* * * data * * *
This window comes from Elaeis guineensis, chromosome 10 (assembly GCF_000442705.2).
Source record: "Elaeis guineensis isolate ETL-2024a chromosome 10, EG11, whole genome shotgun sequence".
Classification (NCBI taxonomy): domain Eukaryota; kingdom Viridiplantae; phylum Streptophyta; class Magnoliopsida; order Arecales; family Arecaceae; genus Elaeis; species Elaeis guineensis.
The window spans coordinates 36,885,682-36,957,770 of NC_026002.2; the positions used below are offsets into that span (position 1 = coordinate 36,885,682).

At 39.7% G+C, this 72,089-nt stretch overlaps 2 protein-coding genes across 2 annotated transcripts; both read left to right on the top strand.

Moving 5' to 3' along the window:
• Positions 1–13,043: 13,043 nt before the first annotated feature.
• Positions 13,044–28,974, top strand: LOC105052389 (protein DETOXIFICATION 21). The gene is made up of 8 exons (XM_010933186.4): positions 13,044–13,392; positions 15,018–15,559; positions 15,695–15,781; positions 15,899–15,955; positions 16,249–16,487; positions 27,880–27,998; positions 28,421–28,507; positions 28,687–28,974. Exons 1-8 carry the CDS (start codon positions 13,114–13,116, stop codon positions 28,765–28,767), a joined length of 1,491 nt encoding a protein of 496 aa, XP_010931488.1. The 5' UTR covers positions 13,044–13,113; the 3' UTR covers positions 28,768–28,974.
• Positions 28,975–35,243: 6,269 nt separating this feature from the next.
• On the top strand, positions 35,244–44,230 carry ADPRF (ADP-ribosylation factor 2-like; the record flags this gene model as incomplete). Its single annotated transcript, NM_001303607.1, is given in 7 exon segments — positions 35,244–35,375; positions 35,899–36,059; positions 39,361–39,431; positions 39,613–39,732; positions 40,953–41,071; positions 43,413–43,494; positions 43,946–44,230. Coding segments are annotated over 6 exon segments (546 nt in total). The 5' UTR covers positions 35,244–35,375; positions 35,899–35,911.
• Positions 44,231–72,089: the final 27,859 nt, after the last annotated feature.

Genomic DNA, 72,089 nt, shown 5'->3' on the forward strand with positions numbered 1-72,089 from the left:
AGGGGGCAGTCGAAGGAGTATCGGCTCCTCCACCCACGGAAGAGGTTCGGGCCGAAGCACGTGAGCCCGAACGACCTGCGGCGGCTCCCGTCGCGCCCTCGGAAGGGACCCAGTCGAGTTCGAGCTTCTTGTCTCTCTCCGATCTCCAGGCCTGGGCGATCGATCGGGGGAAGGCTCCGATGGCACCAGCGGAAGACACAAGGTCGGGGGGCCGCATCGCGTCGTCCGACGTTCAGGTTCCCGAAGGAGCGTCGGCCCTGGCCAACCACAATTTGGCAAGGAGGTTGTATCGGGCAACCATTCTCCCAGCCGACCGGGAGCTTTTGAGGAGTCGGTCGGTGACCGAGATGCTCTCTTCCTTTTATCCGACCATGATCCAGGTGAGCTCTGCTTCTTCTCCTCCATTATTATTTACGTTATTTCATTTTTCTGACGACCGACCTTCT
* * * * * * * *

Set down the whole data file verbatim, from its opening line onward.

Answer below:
This window comes from Elaeis guineensis, chromosome 10 (assembly GCF_000442705.2).
Source record: "Elaeis guineensis isolate ETL-2024a chromosome 10, EG11, whole genome shotgun sequence".
Classification (NCBI taxonomy): domain Eukaryota; kingdom Viridiplantae; phylum Streptophyta; class Magnoliopsida; order Arecales; family Arecaceae; genus Elaeis; species Elaeis guineensis.
The window spans coordinates 36,885,682-36,957,770 of NC_026002.2; the positions used below are offsets into that span (position 1 = coordinate 36,885,682).

At 39.7% G+C, this 72,089-nt stretch overlaps 2 protein-coding genes across 2 annotated transcripts; both read left to right on the top strand.

Moving 5' to 3' along the window:
• Positions 1–13,043: 13,043 nt before the first annotated feature.
• Positions 13,044–28,974, top strand: LOC105052389 (protein DETOXIFICATION 21). The gene is made up of 8 exons (XM_010933186.4): positions 13,044–13,392; positions 15,018–15,559; positions 15,695–15,781; positions 15,899–15,955; positions 16,249–16,487; positions 27,880–27,998; positions 28,421–28,507; positions 28,687–28,974. Exons 1-8 carry the CDS (start codon positions 13,114–13,116, stop codon positions 28,765–28,767), a joined length of 1,491 nt encoding a protein of 496 aa, XP_010931488.1. The 5' UTR covers positions 13,044–13,113; the 3' UTR covers positions 28,768–28,974.
• Positions 28,975–35,243: 6,269 nt separating this feature from the next.
• On the top strand, positions 35,244–44,230 carry ADPRF (ADP-ribosylation factor 2-like; the record flags this gene model as incomplete). Its single annotated transcript, NM_001303607.1, is given in 7 exon segments — positions 35,244–35,375; positions 35,899–36,059; positions 39,361–39,431; positions 39,613–39,732; positions 40,953–41,071; positions 43,413–43,494; positions 43,946–44,230. Coding segments are annotated over 6 exon segments (546 nt in total). The 5' UTR covers positions 35,244–35,375; positions 35,899–35,911.
• Positions 44,231–72,089: the final 27,859 nt, after the last annotated feature.

Genomic DNA, 72,089 nt, shown 5'->3' on the forward strand with positions numbered 1-72,089 from the left:
AGGGGGCAGTCGAAGGAGTATCGGCTCCTCCACCCACGGAAGAGGTTCGGGCCGAAGCACGTGAGCCCGAACGACCTGCGGCGGCTCCCGTCGCGCCCTCGGAAGGGACCCAGTCGAGTTCGAGCTTCTTGTCTCTCTCCGATCTCCAGGCCTGGGCGATCGATCGGGGGAAGGCTCCGATGGCACCAGCGGAAGACACAAGGTCGGGGGGCCGCATCGCGTCGTCCGACGTTCAGGTTCCCGAAGGAGCGTCGGCCCTGGCCAACCACAATTTGGCAAGGAGGTTGTATCGGGCAACCATTCTCCCAGCCGACCGGGAGCTTTTGAGGAGTCGGTCGGTGACCGAGATGCTCTCTTCCTTTTATCCGACCATGATCCAGGTGAGCTCTGCTTCTTCTCCTCCATTATTATTTACGTTATTTCATTTTTCTGACGACCGACCTTCT